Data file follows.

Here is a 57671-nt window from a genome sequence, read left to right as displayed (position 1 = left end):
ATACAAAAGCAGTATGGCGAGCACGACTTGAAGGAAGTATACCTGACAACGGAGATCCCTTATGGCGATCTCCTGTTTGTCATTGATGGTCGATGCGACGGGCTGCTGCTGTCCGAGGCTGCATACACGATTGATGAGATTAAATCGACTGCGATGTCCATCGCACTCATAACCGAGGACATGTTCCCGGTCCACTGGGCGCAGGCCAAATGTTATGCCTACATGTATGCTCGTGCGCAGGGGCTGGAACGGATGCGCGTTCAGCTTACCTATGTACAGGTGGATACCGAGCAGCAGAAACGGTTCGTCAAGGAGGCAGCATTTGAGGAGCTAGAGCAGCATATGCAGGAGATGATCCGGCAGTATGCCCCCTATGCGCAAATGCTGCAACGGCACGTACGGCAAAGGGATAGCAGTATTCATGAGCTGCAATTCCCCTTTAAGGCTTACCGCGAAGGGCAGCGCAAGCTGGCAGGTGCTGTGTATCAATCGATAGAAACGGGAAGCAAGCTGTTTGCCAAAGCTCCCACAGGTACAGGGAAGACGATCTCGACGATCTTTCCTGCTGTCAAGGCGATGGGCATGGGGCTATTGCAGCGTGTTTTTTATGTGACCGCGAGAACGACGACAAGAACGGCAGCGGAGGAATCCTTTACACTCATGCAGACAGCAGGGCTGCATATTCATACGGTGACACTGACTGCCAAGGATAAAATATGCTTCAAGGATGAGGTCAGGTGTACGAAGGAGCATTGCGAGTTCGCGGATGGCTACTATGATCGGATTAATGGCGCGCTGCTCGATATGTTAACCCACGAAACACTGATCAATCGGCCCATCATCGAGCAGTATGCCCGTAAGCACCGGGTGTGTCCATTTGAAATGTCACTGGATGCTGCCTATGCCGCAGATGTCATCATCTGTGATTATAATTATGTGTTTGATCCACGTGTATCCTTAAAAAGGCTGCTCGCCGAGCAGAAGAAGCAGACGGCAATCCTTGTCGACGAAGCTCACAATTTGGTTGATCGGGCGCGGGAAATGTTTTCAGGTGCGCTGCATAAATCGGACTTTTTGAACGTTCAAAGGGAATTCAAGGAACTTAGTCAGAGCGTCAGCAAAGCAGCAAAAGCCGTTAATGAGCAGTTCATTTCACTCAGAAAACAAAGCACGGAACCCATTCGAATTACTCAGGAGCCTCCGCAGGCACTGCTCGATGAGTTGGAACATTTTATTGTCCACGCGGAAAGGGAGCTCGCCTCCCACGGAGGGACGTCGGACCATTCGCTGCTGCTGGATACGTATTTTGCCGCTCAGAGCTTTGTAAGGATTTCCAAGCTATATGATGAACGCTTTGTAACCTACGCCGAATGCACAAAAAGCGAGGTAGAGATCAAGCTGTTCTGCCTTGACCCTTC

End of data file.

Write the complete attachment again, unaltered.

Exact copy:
Here is a 57671-nt window from a genome sequence, read left to right as displayed (position 1 = left end):
ATACAAAAGCAGTATGGCGAGCACGACTTGAAGGAAGTATACCTGACAACGGAGATCCCTTATGGCGATCTCCTGTTTGTCATTGATGGTCGATGCGACGGGCTGCTGCTGTCCGAGGCTGCATACACGATTGATGAGATTAAATCGACTGCGATGTCCATCGCACTCATAACCGAGGACATGTTCCCGGTCCACTGGGCGCAGGCCAAATGTTATGCCTACATGTATGCTCGTGCGCAGGGGCTGGAACGGATGCGCGTTCAGCTTACCTATGTACAGGTGGATACCGAGCAGCAGAAACGGTTCGTCAAGGAGGCAGCATTTGAGGAGCTAGAGCAGCATATGCAGGAGATGATCCGGCAGTATGCCCCCTATGCGCAAATGCTGCAACGGCACGTACGGCAAAGGGATAGCAGTATTCATGAGCTGCAATTCCCCTTTAAGGCTTACCGCGAAGGGCAGCGCAAGCTGGCAGGTGCTGTGTATCAATCGATAGAAACGGGAAGCAAGCTGTTTGCCAAAGCTCCCACAGGTACAGGGAAGACGATCTCGACGATCTTTCCTGCTGTCAAGGCGATGGGCATGGGGCTATTGCAGCGTGTTTTTTATGTGACCGCGAGAACGACGACAAGAACGGCAGCGGAGGAATCCTTTACACTCATGCAGACAGCAGGGCTGCATATTCATACGGTGACACTGACTGCCAAGGATAAAATATGCTTCAAGGATGAGGTCAGGTGTACGAAGGAGCATTGCGAGTTCGCGGATGGCTACTATGATCGGATTAATGGCGCGCTGCTCGATATGTTAACCCACGAAACACTGATCAATCGGCCCATCATCGAGCAGTATGCCCGTAAGCACCGGGTGTGTCCATTTGAAATGTCACTGGATGCTGCCTATGCCGCAGATGTCATCATCTGTGATTATAATTATGTGTTTGATCCACGTGTATCCTTAAAAAGGCTGCTCGCCGAGCAGAAGAAGCAGACGGCAATCCTTGTCGACGAAGCTCACAATTTGGTTGATCGGGCGCGGGAAATGTTTTCAGGTGCGCTGCATAAATCGGACTTTTTGAACGTTCAAAGGGAATTCAAGGAACTTAGTCAGAGCGTCAGCAAAGCAGCAAAAGCCGTTAATGAGCAGTTCATTTCACTCAGAAAACAAAGCACGGAACCCATTCGAATTACTCAGGAGCCTCCGCAGGCACTGCTCGATGAGTTGGAACATTTTATTGTCCACGCGGAAAGGGAGCTCGCCTCCCACGGAGGGACGTCGGACCATTCGCTGCTGCTGGATACGTATTTTGCCGCTCAGAGCTTTGTAAGGATTTCCAAGCTATATGATGAACGCTTTGTAACCTACGCCGAATGCACAAAAAGCGAGGTAGAGATCAAGCTGTTCTGCCTTGACCCTTC